Software Packet Filtering

Packet filtering is the ability to discard incoming packets. Pioneered by the popular BPF (Berkeley Packet Filter) used in all pcap-based applications such as tcpdump and wireshark, PF_RING has further extended this model by adding new types of filter (perfect and wildcard filters) for fine grained packet filtering. For instance you can decide to filter all UDP packets or only those HTTP packets sent by host X to server Y. We have written many paper on this subject you can find here.

If you want see how PF_RING filtering can be used, you have a look at the PF_RING User’s Guide, or explore the code of the demo applications we provide as example.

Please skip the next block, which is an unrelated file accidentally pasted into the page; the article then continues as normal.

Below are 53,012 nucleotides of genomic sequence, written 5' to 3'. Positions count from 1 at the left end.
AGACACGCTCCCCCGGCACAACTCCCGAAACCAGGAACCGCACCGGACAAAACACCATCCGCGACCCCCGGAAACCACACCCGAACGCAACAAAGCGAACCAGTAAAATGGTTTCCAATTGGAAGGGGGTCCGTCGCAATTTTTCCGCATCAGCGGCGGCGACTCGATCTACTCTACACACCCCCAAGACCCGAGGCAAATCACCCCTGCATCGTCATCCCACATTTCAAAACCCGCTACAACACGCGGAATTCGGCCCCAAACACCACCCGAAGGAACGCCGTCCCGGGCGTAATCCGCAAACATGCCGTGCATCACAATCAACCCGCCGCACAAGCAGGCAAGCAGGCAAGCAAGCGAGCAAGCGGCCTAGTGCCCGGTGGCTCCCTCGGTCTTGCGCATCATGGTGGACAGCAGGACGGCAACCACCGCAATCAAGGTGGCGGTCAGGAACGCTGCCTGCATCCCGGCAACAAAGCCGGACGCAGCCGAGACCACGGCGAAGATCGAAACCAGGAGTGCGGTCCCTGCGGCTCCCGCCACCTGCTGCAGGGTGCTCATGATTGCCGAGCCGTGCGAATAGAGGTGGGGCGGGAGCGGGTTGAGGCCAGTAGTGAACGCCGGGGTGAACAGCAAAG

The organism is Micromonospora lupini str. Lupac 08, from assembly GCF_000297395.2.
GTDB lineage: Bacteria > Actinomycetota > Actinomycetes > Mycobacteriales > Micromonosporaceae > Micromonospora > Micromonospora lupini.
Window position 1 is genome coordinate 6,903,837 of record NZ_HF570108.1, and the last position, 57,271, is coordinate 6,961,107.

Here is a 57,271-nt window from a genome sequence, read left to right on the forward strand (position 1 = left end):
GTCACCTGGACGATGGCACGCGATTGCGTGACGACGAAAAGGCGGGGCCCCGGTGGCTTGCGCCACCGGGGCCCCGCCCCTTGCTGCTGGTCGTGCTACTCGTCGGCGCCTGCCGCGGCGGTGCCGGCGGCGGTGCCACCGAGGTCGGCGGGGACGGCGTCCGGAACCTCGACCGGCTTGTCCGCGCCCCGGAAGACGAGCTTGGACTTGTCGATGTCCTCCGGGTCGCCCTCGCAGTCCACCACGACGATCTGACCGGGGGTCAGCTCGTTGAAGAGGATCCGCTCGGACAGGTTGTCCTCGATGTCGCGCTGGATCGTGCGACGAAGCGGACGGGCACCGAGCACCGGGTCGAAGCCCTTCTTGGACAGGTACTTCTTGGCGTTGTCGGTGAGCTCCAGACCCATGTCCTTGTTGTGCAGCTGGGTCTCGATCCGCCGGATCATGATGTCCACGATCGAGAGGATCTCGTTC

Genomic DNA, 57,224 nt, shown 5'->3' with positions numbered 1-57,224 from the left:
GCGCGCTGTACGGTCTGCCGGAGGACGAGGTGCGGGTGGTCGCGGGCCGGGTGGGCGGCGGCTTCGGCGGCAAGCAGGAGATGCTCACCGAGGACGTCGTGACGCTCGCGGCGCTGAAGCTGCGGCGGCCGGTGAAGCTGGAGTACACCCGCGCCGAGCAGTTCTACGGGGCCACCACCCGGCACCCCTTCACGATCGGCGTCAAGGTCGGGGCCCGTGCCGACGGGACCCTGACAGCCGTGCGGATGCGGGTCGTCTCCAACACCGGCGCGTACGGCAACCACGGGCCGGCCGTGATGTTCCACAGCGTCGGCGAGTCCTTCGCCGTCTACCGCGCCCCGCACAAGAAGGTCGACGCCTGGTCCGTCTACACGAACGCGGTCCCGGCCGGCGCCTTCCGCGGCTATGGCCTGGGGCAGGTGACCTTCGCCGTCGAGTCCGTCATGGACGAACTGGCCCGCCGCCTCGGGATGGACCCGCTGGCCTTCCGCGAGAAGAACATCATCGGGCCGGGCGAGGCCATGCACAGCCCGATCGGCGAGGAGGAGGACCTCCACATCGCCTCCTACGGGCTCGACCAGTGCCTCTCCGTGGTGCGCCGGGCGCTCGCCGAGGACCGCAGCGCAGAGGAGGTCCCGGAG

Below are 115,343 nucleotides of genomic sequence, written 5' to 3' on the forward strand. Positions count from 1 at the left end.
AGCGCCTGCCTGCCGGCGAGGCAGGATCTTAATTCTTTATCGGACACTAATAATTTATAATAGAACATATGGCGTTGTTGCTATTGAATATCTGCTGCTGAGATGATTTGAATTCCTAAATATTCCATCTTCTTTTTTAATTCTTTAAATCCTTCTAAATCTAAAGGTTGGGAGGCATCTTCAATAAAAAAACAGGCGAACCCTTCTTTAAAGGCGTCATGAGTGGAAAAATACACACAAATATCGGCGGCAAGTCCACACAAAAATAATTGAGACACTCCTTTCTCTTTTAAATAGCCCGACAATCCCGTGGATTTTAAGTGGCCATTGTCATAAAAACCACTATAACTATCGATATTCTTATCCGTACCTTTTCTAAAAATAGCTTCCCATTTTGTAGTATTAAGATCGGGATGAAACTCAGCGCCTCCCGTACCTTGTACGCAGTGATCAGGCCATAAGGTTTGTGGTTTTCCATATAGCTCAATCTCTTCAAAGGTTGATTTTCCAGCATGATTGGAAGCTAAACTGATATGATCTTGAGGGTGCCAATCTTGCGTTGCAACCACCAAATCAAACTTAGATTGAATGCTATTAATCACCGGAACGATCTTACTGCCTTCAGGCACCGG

Hardware Packet Filtering

Many people don’t know that in order to filter packets in hardware, it is not necessary to spend a lot of money for purchasing costly FPGA-based network adapters. Intel 82599 and Silicom Director Card are able to filter packets in hardware with ability to specify thousand of filtering rules.

Unfortunately Linux does not allow you to easily play with hardware filters, thus often this feature is not used because people do not know how to access it. For this reason we have extended PF_RING for supporting hardware filters. This means that you application can set filters via the PF_RING API and if you own a NIC that supports hardware filters, by magic PF_RING sets those filters in hard are (and removes them when you kill the application that has set them.

Usage cases are countless, but security and traffic balancing/mitigation are definitively among those. You just need to find yours.